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  \isacommand{next} statement then closes one block level, opening a
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  new one.  The resulting behavior is what one would expect from
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  separating cases, only that it is more flexible.  E.g.\ an induction
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  base case (which does not introduce local assumptions) would
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  \emph{not} require \isacommand{next} to separate the subsequent step
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  case.
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  \medskip In our example the situation is even simpler, since the two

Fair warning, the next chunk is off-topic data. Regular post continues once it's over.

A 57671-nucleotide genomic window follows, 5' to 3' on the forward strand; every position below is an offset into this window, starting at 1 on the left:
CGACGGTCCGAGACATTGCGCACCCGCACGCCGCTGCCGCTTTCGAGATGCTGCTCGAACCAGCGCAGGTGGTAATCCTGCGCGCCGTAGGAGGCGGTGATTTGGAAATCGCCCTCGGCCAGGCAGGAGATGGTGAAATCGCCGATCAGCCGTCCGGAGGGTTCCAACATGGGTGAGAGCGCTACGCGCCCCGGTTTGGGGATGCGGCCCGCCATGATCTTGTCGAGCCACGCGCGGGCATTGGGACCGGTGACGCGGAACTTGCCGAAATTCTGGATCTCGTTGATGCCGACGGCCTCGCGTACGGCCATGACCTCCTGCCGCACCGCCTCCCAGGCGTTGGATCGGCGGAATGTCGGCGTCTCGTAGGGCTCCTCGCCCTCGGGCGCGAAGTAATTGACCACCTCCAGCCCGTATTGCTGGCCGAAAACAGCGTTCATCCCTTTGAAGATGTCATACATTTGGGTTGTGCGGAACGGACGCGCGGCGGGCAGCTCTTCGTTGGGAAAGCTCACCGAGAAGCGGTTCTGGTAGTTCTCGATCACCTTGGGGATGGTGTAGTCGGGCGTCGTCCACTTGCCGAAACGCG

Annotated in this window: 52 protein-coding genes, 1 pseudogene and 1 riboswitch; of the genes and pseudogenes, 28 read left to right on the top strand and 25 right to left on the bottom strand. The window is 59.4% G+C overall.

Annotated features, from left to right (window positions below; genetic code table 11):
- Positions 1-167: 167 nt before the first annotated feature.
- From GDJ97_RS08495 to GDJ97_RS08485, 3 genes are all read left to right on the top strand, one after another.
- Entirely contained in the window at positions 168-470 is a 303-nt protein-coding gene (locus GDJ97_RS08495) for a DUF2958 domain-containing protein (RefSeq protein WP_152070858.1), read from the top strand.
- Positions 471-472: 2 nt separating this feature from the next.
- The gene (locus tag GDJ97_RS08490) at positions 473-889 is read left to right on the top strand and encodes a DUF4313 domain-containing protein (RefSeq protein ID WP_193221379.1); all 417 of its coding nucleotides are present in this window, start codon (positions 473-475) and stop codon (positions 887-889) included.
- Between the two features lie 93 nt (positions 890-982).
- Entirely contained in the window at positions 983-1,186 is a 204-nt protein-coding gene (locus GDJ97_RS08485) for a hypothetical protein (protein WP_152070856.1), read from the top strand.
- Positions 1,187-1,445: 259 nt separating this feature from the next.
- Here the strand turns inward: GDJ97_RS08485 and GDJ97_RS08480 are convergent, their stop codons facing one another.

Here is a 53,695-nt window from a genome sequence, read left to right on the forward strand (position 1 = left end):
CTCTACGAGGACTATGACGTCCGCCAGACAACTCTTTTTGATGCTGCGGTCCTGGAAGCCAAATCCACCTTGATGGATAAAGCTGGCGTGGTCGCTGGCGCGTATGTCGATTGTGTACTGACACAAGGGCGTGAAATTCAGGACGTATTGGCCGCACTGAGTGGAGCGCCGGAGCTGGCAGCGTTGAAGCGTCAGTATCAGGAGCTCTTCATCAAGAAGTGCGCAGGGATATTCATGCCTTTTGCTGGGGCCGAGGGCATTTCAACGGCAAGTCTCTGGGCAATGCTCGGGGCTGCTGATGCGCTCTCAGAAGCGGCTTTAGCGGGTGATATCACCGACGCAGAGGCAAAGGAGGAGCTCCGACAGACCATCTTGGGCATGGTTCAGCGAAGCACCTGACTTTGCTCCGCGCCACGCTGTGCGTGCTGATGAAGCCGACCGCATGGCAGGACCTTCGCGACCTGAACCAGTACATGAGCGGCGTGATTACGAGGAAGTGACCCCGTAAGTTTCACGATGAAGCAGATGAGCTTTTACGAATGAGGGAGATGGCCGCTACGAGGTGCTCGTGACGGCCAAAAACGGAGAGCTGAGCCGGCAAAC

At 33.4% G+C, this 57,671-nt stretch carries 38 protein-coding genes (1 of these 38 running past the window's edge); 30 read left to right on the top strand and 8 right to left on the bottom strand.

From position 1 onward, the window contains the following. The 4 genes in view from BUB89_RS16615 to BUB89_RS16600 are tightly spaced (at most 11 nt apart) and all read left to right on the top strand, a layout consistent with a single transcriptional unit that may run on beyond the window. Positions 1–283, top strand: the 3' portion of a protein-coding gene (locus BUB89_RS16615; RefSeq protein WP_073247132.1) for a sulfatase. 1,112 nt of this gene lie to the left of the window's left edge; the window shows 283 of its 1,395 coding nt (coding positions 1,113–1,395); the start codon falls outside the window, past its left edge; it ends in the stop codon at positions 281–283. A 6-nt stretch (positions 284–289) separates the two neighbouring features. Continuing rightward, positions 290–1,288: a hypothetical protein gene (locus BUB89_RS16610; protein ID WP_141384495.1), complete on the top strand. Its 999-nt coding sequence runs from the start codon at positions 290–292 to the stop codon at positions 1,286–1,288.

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  cases actually coincide.  Consequently the proof may be rephrased as
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  follows.
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*}
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lemma "P | P --> P"
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proof
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  assume "P | P"
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  thus P
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  proof
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    assume P
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    show P .
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    show P .